For over fifty years now, every New Year's Eve Day at noon, basketball alumni from Everett High get together for some camaraderie and competition - the competition taking more of a backseat to the camaraderie as one ages.
It's a great tradition. And it's even a better gathering.
What more could you ask for at a school where they are desperately trying to hold on to the self-appointed label as "The School of Champions"? The guys who have been showing up year after year are salt-of-the-earth guys. They understand that this event is more than just a game. It's events like this that make the fabric of the school.
And of the guys who show up, it often plays out like a "Who's Who" of Snohomish County high school basketball lore. That happens when you've had some great teams over the last 50 years, which resulted in as many appearances at the state tournament as any other high school in Snohomish County. (Mountlake Terrace also has 16 appearances.) Occasionally, some legend from the past will show up if he is in town, such as all-state players Ross Rettenmier, Chris Chandler, Jessen Schilaty, Zlatko Savovic and David Vik. Across the board, the quality of play and the quality of players is worth the price of admission. (After all, it is free).
What makes this double-elimination tournament unique is that (1) it has been going on for so long, and (2) age doesn't matter. In fact, there is something about "cagey veteran play" in this tournament. It usually takes the young grads a few years to figure out how to play against the older players. And that usually surprises them.
The Everett High event began in the late 1950s when the then-basketball coach, Norm Lowery, opened the gym on New Year's Eve Day because some of his former players had asked.
And a time-honored tradition was born.
Just as impressive as the longevity of this event is the number of guys well into their 40s and 50s who show up, usually only sidelined when they have sustained some serious injury.
Playing in this tournament is special for these guys and it says something about their connection with Everett High. There are guys who come from California, Portland, and Spokane every year, usually coordinating their holiday time with their family around the tournament.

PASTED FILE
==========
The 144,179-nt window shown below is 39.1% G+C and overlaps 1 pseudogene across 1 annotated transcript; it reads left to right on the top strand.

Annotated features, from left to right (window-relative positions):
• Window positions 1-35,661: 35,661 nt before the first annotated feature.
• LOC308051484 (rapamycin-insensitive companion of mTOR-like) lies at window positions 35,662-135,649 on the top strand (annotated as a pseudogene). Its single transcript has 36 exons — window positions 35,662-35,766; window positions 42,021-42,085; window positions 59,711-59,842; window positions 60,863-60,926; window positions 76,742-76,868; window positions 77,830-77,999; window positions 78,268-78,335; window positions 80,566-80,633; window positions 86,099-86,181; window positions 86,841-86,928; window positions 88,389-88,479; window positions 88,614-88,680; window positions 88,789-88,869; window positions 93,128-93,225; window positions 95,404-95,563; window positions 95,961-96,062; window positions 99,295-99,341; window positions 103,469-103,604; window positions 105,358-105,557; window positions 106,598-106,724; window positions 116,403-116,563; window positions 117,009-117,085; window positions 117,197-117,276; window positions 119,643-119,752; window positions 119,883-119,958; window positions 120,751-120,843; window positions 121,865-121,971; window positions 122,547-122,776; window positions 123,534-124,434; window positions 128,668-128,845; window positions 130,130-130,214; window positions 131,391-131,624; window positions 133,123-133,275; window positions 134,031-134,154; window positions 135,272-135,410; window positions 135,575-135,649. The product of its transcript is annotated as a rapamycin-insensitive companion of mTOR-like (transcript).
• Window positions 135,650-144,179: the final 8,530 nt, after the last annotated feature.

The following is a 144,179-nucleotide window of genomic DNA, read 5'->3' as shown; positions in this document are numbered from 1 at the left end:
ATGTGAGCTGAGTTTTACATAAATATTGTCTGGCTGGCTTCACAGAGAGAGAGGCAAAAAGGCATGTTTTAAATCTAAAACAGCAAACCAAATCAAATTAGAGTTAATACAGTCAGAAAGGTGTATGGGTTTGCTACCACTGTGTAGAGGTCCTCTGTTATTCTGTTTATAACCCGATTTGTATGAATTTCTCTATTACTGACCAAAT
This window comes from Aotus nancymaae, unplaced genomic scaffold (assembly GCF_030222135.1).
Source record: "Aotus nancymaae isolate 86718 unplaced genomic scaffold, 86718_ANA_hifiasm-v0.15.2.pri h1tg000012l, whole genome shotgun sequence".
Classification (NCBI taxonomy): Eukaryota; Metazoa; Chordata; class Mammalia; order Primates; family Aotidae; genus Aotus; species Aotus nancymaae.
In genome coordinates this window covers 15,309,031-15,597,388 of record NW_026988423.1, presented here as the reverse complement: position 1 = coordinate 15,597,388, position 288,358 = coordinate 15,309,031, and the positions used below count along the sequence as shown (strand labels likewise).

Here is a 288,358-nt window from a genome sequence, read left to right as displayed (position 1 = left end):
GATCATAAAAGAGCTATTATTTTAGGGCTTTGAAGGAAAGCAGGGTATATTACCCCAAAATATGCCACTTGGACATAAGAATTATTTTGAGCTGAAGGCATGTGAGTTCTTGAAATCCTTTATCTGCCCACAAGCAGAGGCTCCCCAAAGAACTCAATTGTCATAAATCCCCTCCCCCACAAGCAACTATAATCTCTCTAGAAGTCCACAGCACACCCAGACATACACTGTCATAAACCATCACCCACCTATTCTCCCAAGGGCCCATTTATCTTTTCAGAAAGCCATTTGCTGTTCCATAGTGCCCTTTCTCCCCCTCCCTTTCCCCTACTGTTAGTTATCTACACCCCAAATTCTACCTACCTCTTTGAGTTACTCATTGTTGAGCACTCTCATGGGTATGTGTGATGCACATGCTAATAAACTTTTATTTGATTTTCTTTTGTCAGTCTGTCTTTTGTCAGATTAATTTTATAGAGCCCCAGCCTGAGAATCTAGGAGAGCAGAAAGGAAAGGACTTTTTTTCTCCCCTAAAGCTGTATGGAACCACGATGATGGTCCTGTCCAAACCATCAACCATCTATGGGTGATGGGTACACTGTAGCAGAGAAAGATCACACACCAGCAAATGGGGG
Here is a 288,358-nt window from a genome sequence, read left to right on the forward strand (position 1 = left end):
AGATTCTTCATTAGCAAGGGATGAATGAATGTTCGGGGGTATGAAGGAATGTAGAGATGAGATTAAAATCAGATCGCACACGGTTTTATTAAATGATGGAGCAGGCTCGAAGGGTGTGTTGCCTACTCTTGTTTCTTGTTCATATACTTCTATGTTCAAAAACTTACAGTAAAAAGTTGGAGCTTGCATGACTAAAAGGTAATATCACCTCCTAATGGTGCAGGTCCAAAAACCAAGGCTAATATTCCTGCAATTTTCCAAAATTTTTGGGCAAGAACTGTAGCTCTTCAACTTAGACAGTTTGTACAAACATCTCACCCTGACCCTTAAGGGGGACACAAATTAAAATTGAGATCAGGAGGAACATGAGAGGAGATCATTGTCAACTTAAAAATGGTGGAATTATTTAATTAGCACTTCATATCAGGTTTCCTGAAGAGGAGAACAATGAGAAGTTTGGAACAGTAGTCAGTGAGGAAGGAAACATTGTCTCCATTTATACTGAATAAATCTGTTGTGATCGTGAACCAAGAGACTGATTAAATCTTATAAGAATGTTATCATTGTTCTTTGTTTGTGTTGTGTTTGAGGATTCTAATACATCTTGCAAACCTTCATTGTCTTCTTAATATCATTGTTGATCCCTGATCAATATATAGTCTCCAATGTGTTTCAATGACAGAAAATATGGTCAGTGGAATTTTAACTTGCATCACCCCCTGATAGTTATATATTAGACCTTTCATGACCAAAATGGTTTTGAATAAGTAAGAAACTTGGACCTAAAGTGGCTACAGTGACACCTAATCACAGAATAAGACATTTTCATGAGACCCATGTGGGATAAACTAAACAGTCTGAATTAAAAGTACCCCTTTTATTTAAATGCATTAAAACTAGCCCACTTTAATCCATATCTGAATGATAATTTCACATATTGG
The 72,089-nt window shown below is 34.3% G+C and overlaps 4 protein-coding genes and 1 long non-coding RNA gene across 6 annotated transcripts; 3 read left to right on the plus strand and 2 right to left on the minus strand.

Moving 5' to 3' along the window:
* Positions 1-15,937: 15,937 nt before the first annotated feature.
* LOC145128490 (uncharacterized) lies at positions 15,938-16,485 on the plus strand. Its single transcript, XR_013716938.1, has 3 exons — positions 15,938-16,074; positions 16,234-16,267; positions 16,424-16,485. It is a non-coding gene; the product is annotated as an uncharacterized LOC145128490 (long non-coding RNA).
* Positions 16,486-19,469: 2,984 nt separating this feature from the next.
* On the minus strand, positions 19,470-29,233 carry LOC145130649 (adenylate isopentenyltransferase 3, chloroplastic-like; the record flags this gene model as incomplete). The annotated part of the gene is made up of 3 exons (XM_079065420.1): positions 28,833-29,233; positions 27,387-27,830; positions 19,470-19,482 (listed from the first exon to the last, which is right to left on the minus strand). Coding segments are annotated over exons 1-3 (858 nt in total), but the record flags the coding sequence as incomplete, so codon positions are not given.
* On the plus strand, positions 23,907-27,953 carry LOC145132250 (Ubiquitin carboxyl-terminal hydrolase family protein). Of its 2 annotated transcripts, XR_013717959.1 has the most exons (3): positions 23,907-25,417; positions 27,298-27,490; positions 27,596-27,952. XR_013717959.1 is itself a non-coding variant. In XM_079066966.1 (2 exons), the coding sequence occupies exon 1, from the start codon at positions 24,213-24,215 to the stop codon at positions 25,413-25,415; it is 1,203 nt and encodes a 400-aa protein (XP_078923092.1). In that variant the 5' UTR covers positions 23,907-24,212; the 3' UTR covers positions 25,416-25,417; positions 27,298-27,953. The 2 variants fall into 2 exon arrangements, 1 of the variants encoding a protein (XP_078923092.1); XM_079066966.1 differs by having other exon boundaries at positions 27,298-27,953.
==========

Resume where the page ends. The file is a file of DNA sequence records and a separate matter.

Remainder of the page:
There will be almost a 40-year span of ages running up and down the hardwood next Tuesday at noon. There will be some chirping from some who still think they are playing for the WESCO title. There will be others who have blossomed into well-rounded players after their mediocre high school careers and want to legitimize themselves in front of their peers.
There will be those who are in playing shape because they are currently on a college team. There will be others who haven't touched a basketball since last New Year's Eve Day -- and it will show.
There will be some athletic specimens. And there will be others who are simply trying to avoid ripping their Achilles tendon.
Regardless, they will gather and hug each other, reconnecting with friends who in the past were like a band of brothers going to battle against Snohomish and Cascade and Marysville. For a couple of hours once a year, they will feel that tug of nostalgia.
They'll spend a little time running up and down the court and lots of time reminiscing. They'll shoot some bad shots, make some horrendous passes, play some pathetic defense that would make former head coaches Norm Lowery, Joe Richer, Roger Haug, Darrell Olson, Aaron Nations cringe.
And then they will have a flash of former brilliance that will have them thinking back to the 1970s, 80s, 90s.
And once they're done, they'll gather at some location to down beverages and start humming a little Bruce Springsteen. Until next year.
If you are an Everett High basketball alumnus: Show up at Everett Community College gym at noon on New Year's Eve Day for "the annual." If you went to another school in the area, there's a good chance your school has a similar event. It's a great time to get back out there with your former teammates, even if you haven't played since "The Boss" came out with his iconic hit.
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